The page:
Religion poisons everything, including schoolgirls’ water

The Taliban, or someone of their stripe, are going after women again for the crime of trying to get an education.  CNN reports that “Extremists poison schoolgirls’ water“:

Kabul, Afghanistan (CNN) — At least 140 Afghan schoolgirls and female teachers were admitted to a local hospital Tuesday after drinking poisoned water, said local health officials, who blamed the act on extremists opposed to women’s education.

The victims range in age from 14 to 30 and were taken to a hospital in Afghanistan’s northeastern Takhar province after their school’s water tank was contaminated, according to provincial health department director Dr. Hafizullah Safi.

No deaths were reported, but more than half the victims partially lost consciousness, while others suffered dizziness and vomiting.

“Looking at the health condition of these girls, I can definitely say that their water was contaminated by some sort of poison,” Safi said. “But we don’t know yet what was the water exactly contaminated with.” . . .

In 2010, more than 100 schoolgirls and teachers were sickened in a series of similar poisonings.

During the Taliban’s rule from 1996 to 2001, many Afghan girls were not allowed to attend school, though the schools began reopening after the regime was toppled by the U.S.-led invasion.

Observers say, however, that abuse of women remains common in the post-Taliban era and is often accepted in conservative and traditional families, where women are barred from education and commonly subjected to domestic violence.

In January 2011, Afghan Education Minister Dr. Farooq Wardak told the Education World Forum in London that the Taliban had abandoned its opposition to girls’ education. But the group never offered a statement confirming or denying that claim.

Female educational facilities, students and teachers, meanwhile, have come under vicious attack as the insurgency has spread outside Taliban strongholds in the southern provinces of Kandahar and Helmand.

Now I’ve often decried the fact that “moderate” Muslims never protest this kind of vicious extremism, and thereby are enablers.  Some readers have taken issue with this. So if you’re one of those readers, do post below every instance you can find of a Muslim group denouncing this incident.

h/t: Diane G.

118 Comments

  1. bernardhurley
    Posted April 18, 2012 at 5:05 am | Permalink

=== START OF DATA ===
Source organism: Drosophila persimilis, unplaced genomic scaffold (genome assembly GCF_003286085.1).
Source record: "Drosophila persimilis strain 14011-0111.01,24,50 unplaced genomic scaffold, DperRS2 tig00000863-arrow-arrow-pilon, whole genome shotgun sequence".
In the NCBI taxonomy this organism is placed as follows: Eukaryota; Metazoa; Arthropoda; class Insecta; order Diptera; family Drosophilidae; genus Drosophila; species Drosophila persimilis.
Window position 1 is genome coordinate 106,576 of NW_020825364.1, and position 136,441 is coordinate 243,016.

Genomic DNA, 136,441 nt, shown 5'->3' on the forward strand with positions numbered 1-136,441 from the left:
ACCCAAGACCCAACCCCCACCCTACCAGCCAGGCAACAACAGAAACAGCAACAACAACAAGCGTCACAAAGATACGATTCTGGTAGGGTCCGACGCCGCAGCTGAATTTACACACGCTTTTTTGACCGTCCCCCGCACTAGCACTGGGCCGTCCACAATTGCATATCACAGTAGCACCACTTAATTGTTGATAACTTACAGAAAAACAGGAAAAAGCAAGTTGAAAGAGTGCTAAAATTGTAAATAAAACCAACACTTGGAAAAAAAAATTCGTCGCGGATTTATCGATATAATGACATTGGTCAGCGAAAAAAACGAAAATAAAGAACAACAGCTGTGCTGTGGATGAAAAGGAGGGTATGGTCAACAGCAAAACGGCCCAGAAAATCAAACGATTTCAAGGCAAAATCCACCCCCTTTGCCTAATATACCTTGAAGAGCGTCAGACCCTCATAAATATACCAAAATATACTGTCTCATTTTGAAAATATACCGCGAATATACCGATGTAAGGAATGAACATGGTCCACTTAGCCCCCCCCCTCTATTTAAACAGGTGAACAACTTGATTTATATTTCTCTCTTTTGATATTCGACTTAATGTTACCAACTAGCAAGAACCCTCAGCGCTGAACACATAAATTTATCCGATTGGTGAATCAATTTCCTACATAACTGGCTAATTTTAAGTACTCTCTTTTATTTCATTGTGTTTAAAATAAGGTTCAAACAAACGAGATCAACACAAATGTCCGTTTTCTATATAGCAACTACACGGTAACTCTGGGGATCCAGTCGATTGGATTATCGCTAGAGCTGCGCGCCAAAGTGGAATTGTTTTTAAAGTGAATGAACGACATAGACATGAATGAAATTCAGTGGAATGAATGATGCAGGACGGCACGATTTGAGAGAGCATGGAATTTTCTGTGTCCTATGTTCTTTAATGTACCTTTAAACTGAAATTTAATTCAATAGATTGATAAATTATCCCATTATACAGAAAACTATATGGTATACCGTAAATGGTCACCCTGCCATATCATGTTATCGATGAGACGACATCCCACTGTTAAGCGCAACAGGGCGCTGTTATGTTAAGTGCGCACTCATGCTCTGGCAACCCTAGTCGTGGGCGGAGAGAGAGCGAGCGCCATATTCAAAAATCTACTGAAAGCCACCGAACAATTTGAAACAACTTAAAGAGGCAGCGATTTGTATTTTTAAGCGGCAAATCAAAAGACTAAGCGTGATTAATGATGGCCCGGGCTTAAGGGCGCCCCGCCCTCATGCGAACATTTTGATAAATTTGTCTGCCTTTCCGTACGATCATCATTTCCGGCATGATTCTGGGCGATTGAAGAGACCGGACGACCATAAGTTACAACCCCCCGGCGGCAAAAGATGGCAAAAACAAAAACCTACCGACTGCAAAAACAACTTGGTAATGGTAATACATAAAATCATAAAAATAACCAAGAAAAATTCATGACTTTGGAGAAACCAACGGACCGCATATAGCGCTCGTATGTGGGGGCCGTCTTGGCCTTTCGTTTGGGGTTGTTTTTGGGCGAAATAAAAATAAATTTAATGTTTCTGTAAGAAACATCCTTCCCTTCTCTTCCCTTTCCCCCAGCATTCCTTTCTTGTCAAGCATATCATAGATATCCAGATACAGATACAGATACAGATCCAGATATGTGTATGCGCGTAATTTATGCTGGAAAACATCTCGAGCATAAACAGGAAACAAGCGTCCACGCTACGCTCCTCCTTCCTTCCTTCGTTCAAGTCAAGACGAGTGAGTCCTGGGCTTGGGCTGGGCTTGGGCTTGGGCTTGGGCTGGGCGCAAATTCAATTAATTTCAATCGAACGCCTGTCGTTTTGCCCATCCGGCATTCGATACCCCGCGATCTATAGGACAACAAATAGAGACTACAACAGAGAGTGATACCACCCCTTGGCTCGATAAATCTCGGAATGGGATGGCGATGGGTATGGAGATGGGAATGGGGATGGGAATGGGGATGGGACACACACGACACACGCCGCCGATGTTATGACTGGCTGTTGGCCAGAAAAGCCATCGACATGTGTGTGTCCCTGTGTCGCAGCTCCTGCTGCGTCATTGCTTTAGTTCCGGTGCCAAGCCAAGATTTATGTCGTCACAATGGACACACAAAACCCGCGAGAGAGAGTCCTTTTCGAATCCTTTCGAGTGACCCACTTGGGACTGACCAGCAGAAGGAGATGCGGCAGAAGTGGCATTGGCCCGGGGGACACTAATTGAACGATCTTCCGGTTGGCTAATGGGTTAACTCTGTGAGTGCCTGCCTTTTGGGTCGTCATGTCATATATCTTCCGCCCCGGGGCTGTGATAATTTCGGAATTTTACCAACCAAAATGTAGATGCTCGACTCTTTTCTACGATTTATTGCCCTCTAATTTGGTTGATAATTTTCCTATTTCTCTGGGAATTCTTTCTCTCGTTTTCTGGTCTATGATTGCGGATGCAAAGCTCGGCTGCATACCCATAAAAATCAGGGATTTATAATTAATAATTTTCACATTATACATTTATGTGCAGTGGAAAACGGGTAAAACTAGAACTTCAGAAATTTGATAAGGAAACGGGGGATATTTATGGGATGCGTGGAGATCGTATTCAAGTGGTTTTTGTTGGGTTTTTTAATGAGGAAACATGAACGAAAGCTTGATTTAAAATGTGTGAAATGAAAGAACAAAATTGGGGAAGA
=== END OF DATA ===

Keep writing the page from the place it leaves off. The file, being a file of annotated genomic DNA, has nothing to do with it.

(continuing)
The education of women is probably the biggest threat the militant political Islam faces.

  2. A Robot
    Posted April 18, 2012 at 5:44 am | Permalink

    I don’t know when the idea of banning women from education started, but the University of Al-Karaouine in Morocco was founded by a woman in 859, making it one of the oldest in the world.

  3. Posted April 18, 2012 at 5:48 am | Permalink

    This is what I think of when I hear politicians and pundits and average joes and janes complain that we need to beat a hasty retreat because we’ve “accomplished our goals” in Afghanistan. I am in no way a fan of invading, occupying, or battling another nation, but to leave now, with a floundering and feeble government and the untrained, untrustworthy military and police, would be to sentence hundreds of thousands of women and girls to torture, mutilation, and outright murder at the hands of the religious thugs waiting in the wings. Why isn’t this being brought to the forefront of the discussion of when and how we leave?

    • Pray Hard
      Posted April 18, 2012 at 6:26 am | Permalink

      For the same reason this story appeared and disappeared almost simultaneously from the lamestream media yesterday. They don’t want us to know.

      • Crystal
        Posted April 18, 2012 at 8:34 am | Permalink

        I don’t think it is because they don’t want us to know. The mainstream media is about one thing: the bottom line. So ratings are god, and the mainstream media has dumbed down the news based on what the market wants. In other words, WE are the ones more concerned about Anjolina’s ring from Brad than we are about the fact that she is now a U.N. Envoy, because of all her amazing good work in other countries. We hear very litte about that work because we are more concerned with headlines that read, “Bran and Anjolina to get married: how is Jen taking the news?” It’s our fault that Time and Newsweek in other countries have cover stories with substance while Time and Newsweek here are dumbed down for us. When we begin to demand more of our media, and punish their bottom line when we don’t get it, they will give us stories with more substance.

        • Marella
          Posted April 18, 2012 at 2:49 pm | Permalink

          Brad and Angelina got married? I wonder why.

          • Posted April 18, 2012 at 3:35 pm | Permalink